'Homeless hacker' may surrender to FBI

Adrian Lamo, the so-called homeless hacker who claims responsibility for a series of high-profile electronic intrusions over the last two years, is negotiating a surrender with the FBI.

Declan McCullagh Former Senior Writer
Declan McCullagh is the chief political correspondent for CNET. You can e-mail him or follow him on Twitter as declanm. Declan previously was a reporter for Time and the Washington bureau chief for Wired and wrote the Taking Liberties section and Other People's Money column for CBS News' Web site.
Declan McCullagh
3 min read
Adrian Lamo, the so-called homeless hacker who claims responsibility for a series of high-profile electronic intrusions over the last two years, is negotiating with the FBI to surrender over criminal charges.

Lamo, 22, said his attorney is talking with the U.S. Attorney's office in New York City over unspecified allegations of criminal misconduct. On Thursday, FBI agents showed up at his parents' home in Sacramento, Calif., Lamo said in a telephone interview Friday evening, during which he would not disclose his location.

"(The FBI agents) went to my parents' house to try to find me there," Lamo said. "Since then, I've been told they're looking for me. But I've had no direct contact with them."

Mary French, a deputy public defender in Sacramento who is representing Lamo, provided a statement that said: "We have confirmed that there is a sealed complaint from the Southern District of New York and a federal arrest warrant for (Lamo)."

Lamo, whose brazen exploits, media savvy and rootless lifestyle have made him something of a legend in hacker circles, indicated that he's willing to give himself up after he learns what the charges against him are. "I wanted to know more about the counts against me, before I agreed to surrender to face them," he said.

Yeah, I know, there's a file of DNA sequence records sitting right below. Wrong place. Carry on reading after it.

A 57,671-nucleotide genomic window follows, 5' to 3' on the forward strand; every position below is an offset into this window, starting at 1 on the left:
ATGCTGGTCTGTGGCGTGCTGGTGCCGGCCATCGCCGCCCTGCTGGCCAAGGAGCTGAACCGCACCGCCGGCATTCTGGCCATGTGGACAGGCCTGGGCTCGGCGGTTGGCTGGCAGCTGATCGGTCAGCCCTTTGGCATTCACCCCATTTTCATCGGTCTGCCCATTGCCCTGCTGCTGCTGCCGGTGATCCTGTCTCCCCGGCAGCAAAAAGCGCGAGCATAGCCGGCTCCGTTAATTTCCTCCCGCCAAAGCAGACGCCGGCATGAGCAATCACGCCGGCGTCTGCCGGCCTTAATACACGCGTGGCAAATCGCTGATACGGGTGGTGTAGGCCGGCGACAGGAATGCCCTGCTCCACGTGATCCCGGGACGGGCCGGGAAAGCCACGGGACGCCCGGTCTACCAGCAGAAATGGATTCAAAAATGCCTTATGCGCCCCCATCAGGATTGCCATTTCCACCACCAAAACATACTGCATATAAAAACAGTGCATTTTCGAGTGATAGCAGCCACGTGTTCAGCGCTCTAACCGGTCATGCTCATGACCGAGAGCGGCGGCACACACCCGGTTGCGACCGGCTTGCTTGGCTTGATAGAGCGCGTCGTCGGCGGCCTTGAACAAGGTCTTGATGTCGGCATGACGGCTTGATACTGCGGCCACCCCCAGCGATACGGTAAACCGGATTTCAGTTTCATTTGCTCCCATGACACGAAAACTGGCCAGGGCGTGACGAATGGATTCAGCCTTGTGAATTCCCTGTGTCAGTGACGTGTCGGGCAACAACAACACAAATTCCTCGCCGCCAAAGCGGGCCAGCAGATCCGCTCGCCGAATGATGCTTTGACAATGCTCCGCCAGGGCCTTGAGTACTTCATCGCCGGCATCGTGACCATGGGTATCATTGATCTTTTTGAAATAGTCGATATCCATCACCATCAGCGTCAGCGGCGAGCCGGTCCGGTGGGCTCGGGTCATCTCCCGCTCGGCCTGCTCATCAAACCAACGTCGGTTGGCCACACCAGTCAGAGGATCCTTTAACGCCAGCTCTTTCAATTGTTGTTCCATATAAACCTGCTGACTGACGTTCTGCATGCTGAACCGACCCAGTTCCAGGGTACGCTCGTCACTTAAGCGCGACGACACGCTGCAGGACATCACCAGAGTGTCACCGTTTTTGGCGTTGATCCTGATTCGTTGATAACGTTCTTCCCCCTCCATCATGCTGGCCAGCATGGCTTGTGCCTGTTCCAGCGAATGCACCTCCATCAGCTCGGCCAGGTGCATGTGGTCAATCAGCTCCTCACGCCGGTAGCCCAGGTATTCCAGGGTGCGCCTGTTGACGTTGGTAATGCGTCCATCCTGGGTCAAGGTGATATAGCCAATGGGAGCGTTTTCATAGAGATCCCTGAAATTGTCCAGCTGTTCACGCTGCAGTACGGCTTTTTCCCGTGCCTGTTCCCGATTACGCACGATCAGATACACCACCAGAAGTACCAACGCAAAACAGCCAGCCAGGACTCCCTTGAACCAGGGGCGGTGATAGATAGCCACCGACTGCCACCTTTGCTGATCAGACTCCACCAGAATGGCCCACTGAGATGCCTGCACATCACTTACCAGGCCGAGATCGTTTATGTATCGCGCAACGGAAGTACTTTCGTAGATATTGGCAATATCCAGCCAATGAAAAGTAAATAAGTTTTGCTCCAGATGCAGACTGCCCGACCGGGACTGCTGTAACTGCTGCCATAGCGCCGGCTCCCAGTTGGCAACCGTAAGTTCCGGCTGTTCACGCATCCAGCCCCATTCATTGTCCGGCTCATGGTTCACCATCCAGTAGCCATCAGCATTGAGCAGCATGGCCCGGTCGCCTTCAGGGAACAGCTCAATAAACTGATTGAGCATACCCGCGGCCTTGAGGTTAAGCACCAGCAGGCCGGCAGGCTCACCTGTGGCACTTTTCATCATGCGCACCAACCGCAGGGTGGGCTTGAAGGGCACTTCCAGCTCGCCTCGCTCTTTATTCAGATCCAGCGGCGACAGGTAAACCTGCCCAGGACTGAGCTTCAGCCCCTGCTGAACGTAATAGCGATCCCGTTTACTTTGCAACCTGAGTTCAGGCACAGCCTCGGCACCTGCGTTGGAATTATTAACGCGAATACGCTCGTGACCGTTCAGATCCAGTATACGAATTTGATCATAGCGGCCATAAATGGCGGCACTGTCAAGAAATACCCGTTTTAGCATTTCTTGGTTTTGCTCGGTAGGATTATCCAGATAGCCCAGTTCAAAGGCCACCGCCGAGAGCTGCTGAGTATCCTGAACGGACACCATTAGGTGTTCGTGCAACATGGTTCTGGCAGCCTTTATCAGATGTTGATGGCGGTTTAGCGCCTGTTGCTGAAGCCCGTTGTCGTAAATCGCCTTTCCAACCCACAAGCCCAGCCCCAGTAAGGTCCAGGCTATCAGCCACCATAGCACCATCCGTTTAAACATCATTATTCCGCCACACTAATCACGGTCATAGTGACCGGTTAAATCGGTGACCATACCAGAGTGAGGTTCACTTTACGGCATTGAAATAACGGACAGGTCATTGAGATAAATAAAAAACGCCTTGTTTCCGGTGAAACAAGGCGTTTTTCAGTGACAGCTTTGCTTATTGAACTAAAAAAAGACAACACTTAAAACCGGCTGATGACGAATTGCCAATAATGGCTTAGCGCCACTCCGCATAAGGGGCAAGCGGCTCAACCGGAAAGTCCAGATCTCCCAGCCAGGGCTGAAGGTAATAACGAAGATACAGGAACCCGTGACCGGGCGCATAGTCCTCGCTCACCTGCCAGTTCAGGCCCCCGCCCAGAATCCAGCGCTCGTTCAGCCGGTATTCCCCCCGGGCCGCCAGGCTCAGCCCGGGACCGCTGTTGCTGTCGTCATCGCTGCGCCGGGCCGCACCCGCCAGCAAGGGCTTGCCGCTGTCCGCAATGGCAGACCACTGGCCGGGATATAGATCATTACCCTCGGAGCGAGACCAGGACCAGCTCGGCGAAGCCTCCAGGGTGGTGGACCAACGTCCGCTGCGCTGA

On Aug. 22, Lamo contacted CNET News.com to say he believed a federal criminal investigation of his intrusions into The New York Times' computers had been accelerated. But he was unable to confirm the situation until the FBI agents showed up on Thursday, he said.

"We have been cooperating with the authorities in their investigation of the security breach that happened in February 2002," Christine Mohan, a spokeswoman for The New York Times Co., said on Friday. "We've cooperated with them since that breach, and we're continuing to do so."

Mohan would not provide details of the cooperation. She would not say whether the company had filed a criminal complaint against Lamo after the intrusion took place.

In that incident, which New York Times Digital confirmed at the time, Lamo was able to view employee records, including Social Security numbers. He was also able to access the contact information for the paper's sources and columnists, including such well-known contributors as former U.S. President Jimmy Carter, former Marine Col. Oliver North and hip-hop artist Queen Latifah.

Lamo also claims to be responsible for intrusions into systems at MCI WorldCom in December 2001, Microsoft in October 2001, Yahoo in September 2001, and Excite@Home in May 2001. When he entered Yahoo's system, Lamo found he was able to alter news articles on the company's site.

Many, if not all, of these intrusions appear to violate the federal Computer Fraud and Abuse Act, which calls for punishment of anyone who "intentionally accesses a computer without authorization or exceeds authorized access" with fines and between one and five years in prison, depending on the charges.

The U.S. Attorney's office in New York City did not immediately respond to a request for comment.

In addition to these intrusions, Lamo is known for his homeless-hacker lifestyle. He has no fixed address, and instead wanders around the United States on Greyhound buses, sleeping on friends' couches and, when necessary, staying in vacant or derelict buildings. Especially now that he knows the FBI is after him, Lamo said: "I'm in constant motion. Like Saddam Hussein, no two nights in one place."